Not such a bold step after all…
The Welsh New Build consultation proposals considered earlier this year were a bold step forward towards low / zero carbon housing. The decided upon level announced by Carl Sargeant, Minister for Housing and Regeneration on 17th July has massively scaled back those aspirations.
The consultation considered two main options for the CO2 emissions target for Part L:
- 25% CO2 emissions reduction
- 40% CO2 emissions reduction. (the Welsh Government’s preferred option)
Instead, the Minister announced that the Welsh Government will introduce, through amendments to Part L, a requirement to reduce greenhouse gas emissions by 8% from 2010 levels. This is lower than the 40% originally consulted upon, lower than the poorer level of 25% considered in the consultation and potentially lower than the English Part L consultation proposal of an 8% improvement in fabric + Improved Services.
The Ministerial Statement highlights this level as being a close to cost neutral affect on building costs, arguing that this is important given the nature of the current housing market and the need to stimulate housing supply.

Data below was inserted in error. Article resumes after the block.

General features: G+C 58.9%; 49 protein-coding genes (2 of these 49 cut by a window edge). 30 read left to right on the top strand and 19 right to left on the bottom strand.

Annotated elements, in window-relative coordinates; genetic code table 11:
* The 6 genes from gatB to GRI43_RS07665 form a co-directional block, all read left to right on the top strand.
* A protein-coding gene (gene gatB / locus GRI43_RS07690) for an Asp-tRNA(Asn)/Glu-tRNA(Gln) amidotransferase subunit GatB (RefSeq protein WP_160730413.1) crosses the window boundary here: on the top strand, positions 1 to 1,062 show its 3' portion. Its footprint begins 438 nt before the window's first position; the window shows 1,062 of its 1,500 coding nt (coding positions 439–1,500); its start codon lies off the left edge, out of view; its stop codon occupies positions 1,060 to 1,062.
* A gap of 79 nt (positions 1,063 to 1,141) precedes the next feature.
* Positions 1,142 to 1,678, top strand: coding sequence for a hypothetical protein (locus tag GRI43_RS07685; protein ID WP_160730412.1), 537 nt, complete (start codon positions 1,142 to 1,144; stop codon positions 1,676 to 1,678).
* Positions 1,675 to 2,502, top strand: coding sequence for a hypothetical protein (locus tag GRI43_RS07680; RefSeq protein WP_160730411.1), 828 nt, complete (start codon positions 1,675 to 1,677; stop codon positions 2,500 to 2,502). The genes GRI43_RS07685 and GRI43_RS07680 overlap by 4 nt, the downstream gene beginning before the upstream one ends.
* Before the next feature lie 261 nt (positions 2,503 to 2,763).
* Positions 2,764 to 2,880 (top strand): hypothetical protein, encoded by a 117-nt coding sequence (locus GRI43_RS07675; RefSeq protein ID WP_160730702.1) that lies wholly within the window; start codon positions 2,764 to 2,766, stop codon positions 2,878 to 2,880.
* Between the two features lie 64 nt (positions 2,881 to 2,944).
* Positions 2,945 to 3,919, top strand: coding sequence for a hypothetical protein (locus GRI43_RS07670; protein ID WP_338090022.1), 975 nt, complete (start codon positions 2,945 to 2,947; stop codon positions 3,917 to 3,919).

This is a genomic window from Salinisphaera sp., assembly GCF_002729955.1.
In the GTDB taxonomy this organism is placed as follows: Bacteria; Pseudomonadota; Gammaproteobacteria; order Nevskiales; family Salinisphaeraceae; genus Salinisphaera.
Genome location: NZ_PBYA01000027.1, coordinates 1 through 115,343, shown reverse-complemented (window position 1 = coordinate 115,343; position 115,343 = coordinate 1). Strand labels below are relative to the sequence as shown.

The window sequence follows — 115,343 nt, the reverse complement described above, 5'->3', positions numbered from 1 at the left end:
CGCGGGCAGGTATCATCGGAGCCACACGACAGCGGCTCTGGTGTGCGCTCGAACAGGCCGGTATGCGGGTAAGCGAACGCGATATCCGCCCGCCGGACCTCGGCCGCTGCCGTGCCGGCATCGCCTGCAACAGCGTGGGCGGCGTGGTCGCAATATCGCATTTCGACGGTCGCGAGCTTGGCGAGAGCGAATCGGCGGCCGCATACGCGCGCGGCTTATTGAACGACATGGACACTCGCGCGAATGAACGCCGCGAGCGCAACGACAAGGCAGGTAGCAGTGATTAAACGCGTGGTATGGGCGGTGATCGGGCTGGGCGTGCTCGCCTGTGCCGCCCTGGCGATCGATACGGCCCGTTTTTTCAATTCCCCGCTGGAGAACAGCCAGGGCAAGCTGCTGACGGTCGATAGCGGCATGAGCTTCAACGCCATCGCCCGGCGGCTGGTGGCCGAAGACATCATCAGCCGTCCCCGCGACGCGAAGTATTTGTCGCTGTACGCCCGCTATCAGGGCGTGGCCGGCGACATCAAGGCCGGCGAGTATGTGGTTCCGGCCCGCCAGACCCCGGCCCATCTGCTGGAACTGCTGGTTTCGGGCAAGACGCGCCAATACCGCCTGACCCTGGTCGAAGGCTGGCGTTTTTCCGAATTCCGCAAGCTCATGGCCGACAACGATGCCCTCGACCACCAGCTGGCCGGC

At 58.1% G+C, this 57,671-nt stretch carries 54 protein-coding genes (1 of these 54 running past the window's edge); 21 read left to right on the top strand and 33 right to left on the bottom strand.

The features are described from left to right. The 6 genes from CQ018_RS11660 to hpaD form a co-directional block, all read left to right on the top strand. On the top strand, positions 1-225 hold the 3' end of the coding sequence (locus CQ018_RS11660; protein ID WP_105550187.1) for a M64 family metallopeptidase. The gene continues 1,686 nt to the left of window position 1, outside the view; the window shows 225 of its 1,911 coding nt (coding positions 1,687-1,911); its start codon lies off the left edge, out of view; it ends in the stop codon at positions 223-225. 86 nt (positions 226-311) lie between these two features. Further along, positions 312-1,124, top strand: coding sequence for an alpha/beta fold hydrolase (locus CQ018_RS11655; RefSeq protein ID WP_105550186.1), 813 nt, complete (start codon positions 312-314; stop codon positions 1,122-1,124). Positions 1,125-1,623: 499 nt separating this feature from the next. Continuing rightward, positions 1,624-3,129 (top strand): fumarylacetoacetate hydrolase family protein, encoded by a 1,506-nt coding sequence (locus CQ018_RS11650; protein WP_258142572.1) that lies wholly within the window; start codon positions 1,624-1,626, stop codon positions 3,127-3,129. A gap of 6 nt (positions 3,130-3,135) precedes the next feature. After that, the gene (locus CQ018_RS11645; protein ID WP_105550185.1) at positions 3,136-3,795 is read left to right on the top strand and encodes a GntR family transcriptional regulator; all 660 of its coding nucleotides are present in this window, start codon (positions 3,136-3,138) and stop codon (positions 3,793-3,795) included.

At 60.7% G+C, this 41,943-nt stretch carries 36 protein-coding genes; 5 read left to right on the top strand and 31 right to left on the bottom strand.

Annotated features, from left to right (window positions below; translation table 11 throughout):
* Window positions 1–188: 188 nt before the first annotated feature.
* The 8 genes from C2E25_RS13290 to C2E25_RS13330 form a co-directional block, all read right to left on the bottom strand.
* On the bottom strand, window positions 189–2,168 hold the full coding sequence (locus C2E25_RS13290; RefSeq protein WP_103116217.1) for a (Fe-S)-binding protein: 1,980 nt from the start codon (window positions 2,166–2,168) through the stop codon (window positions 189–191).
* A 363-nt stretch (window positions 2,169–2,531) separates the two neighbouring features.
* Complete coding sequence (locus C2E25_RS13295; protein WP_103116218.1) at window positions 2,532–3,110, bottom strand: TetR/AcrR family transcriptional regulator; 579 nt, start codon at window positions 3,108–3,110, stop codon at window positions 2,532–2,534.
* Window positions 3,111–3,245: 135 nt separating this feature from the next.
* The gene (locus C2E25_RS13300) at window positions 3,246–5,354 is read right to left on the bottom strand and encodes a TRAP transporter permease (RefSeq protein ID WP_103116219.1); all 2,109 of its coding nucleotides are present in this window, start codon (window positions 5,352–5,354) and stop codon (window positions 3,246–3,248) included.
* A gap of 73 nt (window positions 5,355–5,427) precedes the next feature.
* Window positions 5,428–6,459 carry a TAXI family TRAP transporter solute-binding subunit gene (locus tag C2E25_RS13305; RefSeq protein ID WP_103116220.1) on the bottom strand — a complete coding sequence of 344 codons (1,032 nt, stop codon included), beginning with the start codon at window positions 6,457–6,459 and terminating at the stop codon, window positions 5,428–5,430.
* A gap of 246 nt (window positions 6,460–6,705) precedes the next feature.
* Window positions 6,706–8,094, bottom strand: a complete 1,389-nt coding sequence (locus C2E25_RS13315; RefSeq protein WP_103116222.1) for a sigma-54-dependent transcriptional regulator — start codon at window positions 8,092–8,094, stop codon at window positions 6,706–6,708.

The statement elsewhere considers ‘savings for the house building industry’.
Dwellings subject to the policy set out in Section 4.11 of Planning Policy Wales are already expected to meet Code for Sustainable Homes Level 3 and to obtain 1 credit under issue ENE1 – Which is a requirement to achieve an 8% improvement in the Dwelling Emission Rate over the Target. This policy therefore equates to no change from the current level.
The overall tone seems to highlight that this scaling back of aspiration is all about trying to boost the economy through more construction, whilst not alienating the housebuilders, who otherwise might avoid building new homes in Wales.
The statement notes that this is an interim step towards meeting our legal obligations for all new buildings to be built to zero carbon (and nearly zero energy) set out in EU law by 2021.
This next step for Welsh building regulations was proposed to have been a bold one – straight to the fabric targets considered necessary for low energy/zero carbon construction. Instead it now looks like it may be more of a baby step forward, if indeed there is any forward momentum at all, with an early warning thrown in, that the aim for new houses to be low/zero carbon by 2016 is a goalpost that may be slipping…
Share this blog post with your friends and colleagues by clicking on the social media icons below.